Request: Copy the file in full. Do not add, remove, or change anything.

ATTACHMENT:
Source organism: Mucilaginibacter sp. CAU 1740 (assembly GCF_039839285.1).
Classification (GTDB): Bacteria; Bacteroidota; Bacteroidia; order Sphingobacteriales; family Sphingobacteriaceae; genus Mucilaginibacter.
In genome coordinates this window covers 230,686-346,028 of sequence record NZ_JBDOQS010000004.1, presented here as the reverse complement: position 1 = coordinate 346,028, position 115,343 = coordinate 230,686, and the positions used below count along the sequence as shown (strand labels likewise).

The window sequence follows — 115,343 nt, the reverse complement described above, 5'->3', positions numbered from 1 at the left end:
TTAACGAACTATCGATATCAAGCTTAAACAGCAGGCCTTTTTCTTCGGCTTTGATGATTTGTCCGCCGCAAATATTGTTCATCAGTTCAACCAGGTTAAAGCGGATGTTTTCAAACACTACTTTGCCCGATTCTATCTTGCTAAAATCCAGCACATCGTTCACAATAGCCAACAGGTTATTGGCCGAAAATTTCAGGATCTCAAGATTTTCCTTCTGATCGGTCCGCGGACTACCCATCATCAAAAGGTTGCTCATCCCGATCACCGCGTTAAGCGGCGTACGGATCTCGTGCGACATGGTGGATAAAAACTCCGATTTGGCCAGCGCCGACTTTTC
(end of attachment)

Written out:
Source organism: Mucilaginibacter sp. CAU 1740 (assembly GCF_039839285.1).
Classification (GTDB): Bacteria; Bacteroidota; Bacteroidia; order Sphingobacteriales; family Sphingobacteriaceae; genus Mucilaginibacter.
In genome coordinates this window covers 230,686-346,028 of sequence record NZ_JBDOQS010000004.1, presented here as the reverse complement: position 1 = coordinate 346,028, position 115,343 = coordinate 230,686, and the positions used below count along the sequence as shown (strand labels likewise).

The window sequence follows — 115,343 nt, the reverse complement described above, 5'->3', positions numbered from 1 at the left end:
TTAACGAACTATCGATATCAAGCTTAAACAGCAGGCCTTTTTCTTCGGCTTTGATGATTTGTCCGCCGCAAATATTGTTCATCAGTTCAACCAGGTTAAAGCGGATGTTTTCAAACACTACTTTGCCCGATTCTATCTTGCTAAAATCCAGCACATCGTTCACAATAGCCAACAGGTTATTGGCCGAAAATTTCAGGATCTCAAGATTTTCCTTCTGATCGGTCCGCGGACTACCCATCATCAAAAGGTTGCTCATCCCGATCACCGCGTTAAGCGGCGTACGGATCTCGTGCGACATGGTGGATAAAAACTCCGATTTGGCCAGCGCCGACTTTTC